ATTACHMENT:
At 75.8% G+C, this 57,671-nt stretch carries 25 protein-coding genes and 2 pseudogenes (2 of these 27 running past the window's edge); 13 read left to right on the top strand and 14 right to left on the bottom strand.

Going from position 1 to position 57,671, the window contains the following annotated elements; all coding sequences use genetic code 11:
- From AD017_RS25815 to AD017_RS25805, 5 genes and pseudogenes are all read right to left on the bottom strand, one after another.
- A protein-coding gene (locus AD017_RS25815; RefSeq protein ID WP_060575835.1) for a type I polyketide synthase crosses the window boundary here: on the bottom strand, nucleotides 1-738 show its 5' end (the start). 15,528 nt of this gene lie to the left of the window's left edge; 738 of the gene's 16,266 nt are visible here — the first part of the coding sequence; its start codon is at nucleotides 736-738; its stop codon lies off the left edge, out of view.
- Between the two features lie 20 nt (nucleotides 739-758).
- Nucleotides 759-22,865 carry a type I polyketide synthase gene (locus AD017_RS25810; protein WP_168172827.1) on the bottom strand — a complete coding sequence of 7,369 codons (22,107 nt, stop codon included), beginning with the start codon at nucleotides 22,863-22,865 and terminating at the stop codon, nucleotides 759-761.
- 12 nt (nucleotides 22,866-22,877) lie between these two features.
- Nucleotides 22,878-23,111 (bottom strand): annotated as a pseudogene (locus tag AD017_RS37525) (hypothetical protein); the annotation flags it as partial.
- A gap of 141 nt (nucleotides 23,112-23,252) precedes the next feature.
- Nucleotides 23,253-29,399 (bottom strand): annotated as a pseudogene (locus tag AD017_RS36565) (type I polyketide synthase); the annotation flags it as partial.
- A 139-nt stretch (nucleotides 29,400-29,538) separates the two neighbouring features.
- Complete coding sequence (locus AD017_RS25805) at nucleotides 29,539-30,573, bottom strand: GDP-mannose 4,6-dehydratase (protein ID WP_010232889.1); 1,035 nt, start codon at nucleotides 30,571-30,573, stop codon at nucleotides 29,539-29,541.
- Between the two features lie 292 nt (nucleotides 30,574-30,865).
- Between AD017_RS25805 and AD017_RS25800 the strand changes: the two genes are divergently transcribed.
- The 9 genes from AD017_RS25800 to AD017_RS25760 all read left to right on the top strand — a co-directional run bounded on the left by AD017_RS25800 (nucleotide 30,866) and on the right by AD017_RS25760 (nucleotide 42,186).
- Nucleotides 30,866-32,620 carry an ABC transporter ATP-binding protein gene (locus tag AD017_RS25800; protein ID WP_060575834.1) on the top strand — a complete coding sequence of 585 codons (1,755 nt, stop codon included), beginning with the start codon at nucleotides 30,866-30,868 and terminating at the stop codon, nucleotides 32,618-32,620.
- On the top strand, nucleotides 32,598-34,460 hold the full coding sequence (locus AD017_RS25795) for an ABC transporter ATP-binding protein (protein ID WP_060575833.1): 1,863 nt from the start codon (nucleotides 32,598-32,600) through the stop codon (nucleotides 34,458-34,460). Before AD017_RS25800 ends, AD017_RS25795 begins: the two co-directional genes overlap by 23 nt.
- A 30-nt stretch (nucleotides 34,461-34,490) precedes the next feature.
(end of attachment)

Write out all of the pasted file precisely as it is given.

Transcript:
At 75.8% G+C, this 57,671-nt stretch carries 25 protein-coding genes and 2 pseudogenes (2 of these 27 running past the window's edge); 13 read left to right on the top strand and 14 right to left on the bottom strand.

Going from position 1 to position 57,671, the window contains the following annotated elements; all coding sequences use genetic code 11:
- From AD017_RS25815 to AD017_RS25805, 5 genes and pseudogenes are all read right to left on the bottom strand, one after another.
- A protein-coding gene (locus AD017_RS25815; RefSeq protein ID WP_060575835.1) for a type I polyketide synthase crosses the window boundary here: on the bottom strand, nucleotides 1-738 show its 5' end (the start). 15,528 nt of this gene lie to the left of the window's left edge; 738 of the gene's 16,266 nt are visible here — the first part of the coding sequence; its start codon is at nucleotides 736-738; its stop codon lies off the left edge, out of view.
- Between the two features lie 20 nt (nucleotides 739-758).
- Nucleotides 759-22,865 carry a type I polyketide synthase gene (locus AD017_RS25810; protein WP_168172827.1) on the bottom strand — a complete coding sequence of 7,369 codons (22,107 nt, stop codon included), beginning with the start codon at nucleotides 22,863-22,865 and terminating at the stop codon, nucleotides 759-761.
- 12 nt (nucleotides 22,866-22,877) lie between these two features.
- Nucleotides 22,878-23,111 (bottom strand): annotated as a pseudogene (locus tag AD017_RS37525) (hypothetical protein); the annotation flags it as partial.
- A gap of 141 nt (nucleotides 23,112-23,252) precedes the next feature.
- Nucleotides 23,253-29,399 (bottom strand): annotated as a pseudogene (locus tag AD017_RS36565) (type I polyketide synthase); the annotation flags it as partial.
- A 139-nt stretch (nucleotides 29,400-29,538) separates the two neighbouring features.
- Complete coding sequence (locus AD017_RS25805) at nucleotides 29,539-30,573, bottom strand: GDP-mannose 4,6-dehydratase (protein ID WP_010232889.1); 1,035 nt, start codon at nucleotides 30,571-30,573, stop codon at nucleotides 29,539-29,541.
- Between the two features lie 292 nt (nucleotides 30,574-30,865).
- Between AD017_RS25805 and AD017_RS25800 the strand changes: the two genes are divergently transcribed.
- The 9 genes from AD017_RS25800 to AD017_RS25760 all read left to right on the top strand — a co-directional run bounded on the left by AD017_RS25800 (nucleotide 30,866) and on the right by AD017_RS25760 (nucleotide 42,186).
- Nucleotides 30,866-32,620 carry an ABC transporter ATP-binding protein gene (locus tag AD017_RS25800; protein ID WP_060575834.1) on the top strand — a complete coding sequence of 585 codons (1,755 nt, stop codon included), beginning with the start codon at nucleotides 30,866-30,868 and terminating at the stop codon, nucleotides 32,618-32,620.
- On the top strand, nucleotides 32,598-34,460 hold the full coding sequence (locus AD017_RS25795) for an ABC transporter ATP-binding protein (protein ID WP_060575833.1): 1,863 nt from the start codon (nucleotides 32,598-32,600) through the stop codon (nucleotides 34,458-34,460). Before AD017_RS25800 ends, AD017_RS25795 begins: the two co-directional genes overlap by 23 nt.
- A 30-nt stretch (nucleotides 34,461-34,490) precedes the next feature.